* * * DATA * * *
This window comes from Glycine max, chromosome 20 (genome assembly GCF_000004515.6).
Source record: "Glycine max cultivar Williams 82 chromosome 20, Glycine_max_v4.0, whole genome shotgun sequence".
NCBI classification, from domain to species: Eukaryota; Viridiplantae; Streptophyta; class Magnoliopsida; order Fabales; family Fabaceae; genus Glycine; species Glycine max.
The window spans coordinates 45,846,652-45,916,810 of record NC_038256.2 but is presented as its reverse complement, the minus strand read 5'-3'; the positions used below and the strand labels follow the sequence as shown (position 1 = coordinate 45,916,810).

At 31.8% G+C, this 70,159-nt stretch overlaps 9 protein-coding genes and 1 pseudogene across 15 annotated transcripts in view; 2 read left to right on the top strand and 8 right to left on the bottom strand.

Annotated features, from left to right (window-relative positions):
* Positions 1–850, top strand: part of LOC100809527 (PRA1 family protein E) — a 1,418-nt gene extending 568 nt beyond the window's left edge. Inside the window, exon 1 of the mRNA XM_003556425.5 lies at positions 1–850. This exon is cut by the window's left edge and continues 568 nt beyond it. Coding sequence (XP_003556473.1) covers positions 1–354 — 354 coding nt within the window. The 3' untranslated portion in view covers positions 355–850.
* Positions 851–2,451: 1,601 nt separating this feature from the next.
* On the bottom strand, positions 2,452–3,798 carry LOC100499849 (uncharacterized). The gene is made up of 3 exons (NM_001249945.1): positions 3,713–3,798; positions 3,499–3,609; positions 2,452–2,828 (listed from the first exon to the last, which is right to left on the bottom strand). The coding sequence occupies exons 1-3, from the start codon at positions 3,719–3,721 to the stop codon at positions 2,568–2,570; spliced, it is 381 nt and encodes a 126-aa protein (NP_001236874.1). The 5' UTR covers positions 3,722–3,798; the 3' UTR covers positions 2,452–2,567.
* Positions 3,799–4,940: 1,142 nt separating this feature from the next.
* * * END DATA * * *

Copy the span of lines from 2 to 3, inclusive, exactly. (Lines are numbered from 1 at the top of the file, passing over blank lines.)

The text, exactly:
Source record: "Glycine max cultivar Williams 82 chromosome 20, Glycine_max_v4.0, whole genome shotgun sequence".
NCBI classification, from domain to species: Eukaryota; Viridiplantae; Streptophyta; class Magnoliopsida; order Fabales; family Fabaceae; genus Glycine; species Glycine max.